Suzhou seeks to follow in Shanghai's FTZ footsteps
Last Updated: 2014-03-11 08:58 | China Daily
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Suzhou, the second-largest economy in the Yangtze River Delta region, hopes to become a regional financial hub like the newly launched China (Shanghai) Pilot Free Trade Zone, the city's mayor said.

Suzhou, the largest economy in east China's Jiangsu province, has submitted a plan to the State Council to apply for a similar zone.

It is "very likely" to get approved, Zhou Naixiang, Suzhou mayor and also a deputy of National People's Congress, said on the sidelines of China's ongoing annual parliamentary session in Beijing.

Zhou's remarks came as representatives of cities both from near Shanghai and across China have voiced their eagerness to copy the Shanghai model during the national meeting.

The Shanghai free trade zone opened in September to test a broad range of economic reforms, especially in the financial sector.

Besides strengthening a traditionally strong manufacturing sector, Suzhou would boost its service industry, especially in the financial and logistics sectors through following the Shanghai zone's experience in financial innovation, trade management and supervision, Zhou said.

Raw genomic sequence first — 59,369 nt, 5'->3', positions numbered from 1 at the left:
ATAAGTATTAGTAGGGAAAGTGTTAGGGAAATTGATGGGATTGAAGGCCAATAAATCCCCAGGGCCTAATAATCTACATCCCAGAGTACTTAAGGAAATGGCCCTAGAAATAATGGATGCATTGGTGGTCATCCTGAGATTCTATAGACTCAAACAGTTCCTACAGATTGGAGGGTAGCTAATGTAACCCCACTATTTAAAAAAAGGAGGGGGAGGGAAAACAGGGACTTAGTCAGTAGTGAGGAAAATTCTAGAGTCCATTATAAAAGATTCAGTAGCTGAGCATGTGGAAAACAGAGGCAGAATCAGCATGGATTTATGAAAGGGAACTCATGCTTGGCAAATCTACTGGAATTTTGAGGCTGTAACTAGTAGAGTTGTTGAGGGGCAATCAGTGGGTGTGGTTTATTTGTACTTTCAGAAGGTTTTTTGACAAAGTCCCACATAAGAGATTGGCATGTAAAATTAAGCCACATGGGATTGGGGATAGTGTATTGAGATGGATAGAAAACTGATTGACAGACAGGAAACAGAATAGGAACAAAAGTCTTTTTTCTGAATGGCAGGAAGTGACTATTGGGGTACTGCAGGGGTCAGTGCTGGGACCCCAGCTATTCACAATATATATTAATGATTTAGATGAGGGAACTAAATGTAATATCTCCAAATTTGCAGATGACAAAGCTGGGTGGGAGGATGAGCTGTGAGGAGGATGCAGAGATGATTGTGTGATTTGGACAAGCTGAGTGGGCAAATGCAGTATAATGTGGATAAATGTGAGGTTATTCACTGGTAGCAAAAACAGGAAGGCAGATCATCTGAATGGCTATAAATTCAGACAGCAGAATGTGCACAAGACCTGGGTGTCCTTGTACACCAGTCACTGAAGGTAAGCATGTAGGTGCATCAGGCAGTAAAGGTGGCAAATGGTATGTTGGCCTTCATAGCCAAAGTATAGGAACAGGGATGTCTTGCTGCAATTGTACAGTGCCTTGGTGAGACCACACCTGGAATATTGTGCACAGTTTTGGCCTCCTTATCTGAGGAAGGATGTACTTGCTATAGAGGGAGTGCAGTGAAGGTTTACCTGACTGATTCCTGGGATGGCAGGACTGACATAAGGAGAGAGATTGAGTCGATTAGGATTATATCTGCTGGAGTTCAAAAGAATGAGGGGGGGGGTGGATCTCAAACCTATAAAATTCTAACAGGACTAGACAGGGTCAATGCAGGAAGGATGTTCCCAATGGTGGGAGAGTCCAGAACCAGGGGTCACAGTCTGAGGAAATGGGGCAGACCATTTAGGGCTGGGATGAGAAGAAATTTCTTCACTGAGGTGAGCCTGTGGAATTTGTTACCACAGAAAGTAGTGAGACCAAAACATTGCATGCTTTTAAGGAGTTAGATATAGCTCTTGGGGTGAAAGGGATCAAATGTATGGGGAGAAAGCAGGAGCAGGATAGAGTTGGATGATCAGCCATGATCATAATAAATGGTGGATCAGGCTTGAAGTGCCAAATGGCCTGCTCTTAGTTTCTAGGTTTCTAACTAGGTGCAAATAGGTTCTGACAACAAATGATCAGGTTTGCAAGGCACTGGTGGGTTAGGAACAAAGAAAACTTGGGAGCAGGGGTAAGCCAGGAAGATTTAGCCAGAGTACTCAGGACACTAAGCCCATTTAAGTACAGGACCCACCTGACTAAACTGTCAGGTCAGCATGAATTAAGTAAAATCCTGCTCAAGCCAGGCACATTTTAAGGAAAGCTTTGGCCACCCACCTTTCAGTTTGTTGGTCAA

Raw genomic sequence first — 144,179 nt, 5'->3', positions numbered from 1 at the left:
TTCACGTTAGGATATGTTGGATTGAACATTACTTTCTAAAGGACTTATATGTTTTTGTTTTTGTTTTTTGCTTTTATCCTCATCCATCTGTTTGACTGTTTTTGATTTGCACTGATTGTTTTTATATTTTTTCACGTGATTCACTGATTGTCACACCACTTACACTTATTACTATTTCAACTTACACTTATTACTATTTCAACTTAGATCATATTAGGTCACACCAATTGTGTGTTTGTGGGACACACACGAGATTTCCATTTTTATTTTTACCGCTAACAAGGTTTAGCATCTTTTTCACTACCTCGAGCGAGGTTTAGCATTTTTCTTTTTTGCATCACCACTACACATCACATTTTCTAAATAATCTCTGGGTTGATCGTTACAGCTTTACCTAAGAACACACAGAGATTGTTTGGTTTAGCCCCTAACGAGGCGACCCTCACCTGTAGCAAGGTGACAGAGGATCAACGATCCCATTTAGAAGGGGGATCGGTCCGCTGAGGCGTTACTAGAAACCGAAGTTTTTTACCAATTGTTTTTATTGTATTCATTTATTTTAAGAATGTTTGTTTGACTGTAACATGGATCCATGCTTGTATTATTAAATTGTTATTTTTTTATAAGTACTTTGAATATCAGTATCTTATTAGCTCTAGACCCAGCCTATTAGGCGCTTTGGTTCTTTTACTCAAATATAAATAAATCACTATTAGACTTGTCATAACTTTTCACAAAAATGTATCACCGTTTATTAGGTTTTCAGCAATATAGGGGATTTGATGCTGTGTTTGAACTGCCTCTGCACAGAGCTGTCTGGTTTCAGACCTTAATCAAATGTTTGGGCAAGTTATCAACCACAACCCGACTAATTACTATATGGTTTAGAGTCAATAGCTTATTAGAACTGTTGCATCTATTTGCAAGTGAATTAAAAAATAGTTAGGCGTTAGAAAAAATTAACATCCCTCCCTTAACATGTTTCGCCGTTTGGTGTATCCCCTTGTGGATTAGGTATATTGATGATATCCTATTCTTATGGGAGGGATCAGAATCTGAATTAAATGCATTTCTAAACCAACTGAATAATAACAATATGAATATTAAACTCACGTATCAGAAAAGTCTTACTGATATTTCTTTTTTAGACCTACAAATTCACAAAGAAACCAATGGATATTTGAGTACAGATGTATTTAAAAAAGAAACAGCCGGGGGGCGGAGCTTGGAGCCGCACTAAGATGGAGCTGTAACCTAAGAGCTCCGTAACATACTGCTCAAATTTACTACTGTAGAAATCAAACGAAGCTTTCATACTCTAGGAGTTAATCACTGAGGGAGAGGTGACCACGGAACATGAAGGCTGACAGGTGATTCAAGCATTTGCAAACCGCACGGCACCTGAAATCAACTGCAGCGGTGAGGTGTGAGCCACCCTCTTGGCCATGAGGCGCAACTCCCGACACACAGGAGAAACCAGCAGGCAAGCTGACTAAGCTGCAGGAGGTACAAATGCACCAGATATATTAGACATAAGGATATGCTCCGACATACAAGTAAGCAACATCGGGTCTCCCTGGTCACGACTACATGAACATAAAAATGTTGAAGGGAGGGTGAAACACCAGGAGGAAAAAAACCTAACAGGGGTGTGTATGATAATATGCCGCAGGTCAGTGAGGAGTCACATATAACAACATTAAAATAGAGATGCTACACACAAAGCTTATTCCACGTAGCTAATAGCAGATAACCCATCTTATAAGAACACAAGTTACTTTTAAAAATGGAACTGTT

For example, a cross-Straits industrial pilot zone in Kunshan helped upgrade the county-level city in Suzhou from being a traditional manufacturing base to becoming a valued-added service supplier, and a number of financial organizations' headquarters have settled there, Zhou said.

More than 700 financial organizations operate in Suzhou, including more than 50 domestic and foreign banks, Zhou said.

Approximately one-third of the world's notebook computers are manufactured in Kunshan. Since the State Council approved the establishment of the Kunshan Deepening Cross-Straits Industrial Cooperation Pilot Zone last year, a number of innovative cross-Straits financial policies have landed on the pilot zone.

The Kunshan pilot zone, for instance, is allowed to conduct tests of individual cross-Straits renminbi business, and enterprises in the pilot zone and Taiwan also are permitted to carry out tests of internal renminbi loans.

Zhuang Yumin, deputy dean of the School of Finance at Renmin University of China in Beijing, said Suzhou's large-scale and concentrated industrial economy in Suzhou qualifies it to become a regional financial center.

"Such an economy's need for upgrading also calls for better financial service there," said Zhuang, who once worked for the municipal government for one year.

Suzhou, about 100 kilometers west of China's economic hub of Shanghai, housed about 18,200 overseas companies at the end of 2013. Major industries include iron and steel, technology, electronic equipment manufacturing and textile products.

Suzhou's import and export volume hit $309.3 billion last year, accounting for 8 percent of the country's total and 56 percent of that of Jiangsu province, according to Zhou.

"Based on the Shanghai zone's experience, we also seek to expand trade and increase the share of service trade," said Zhou.

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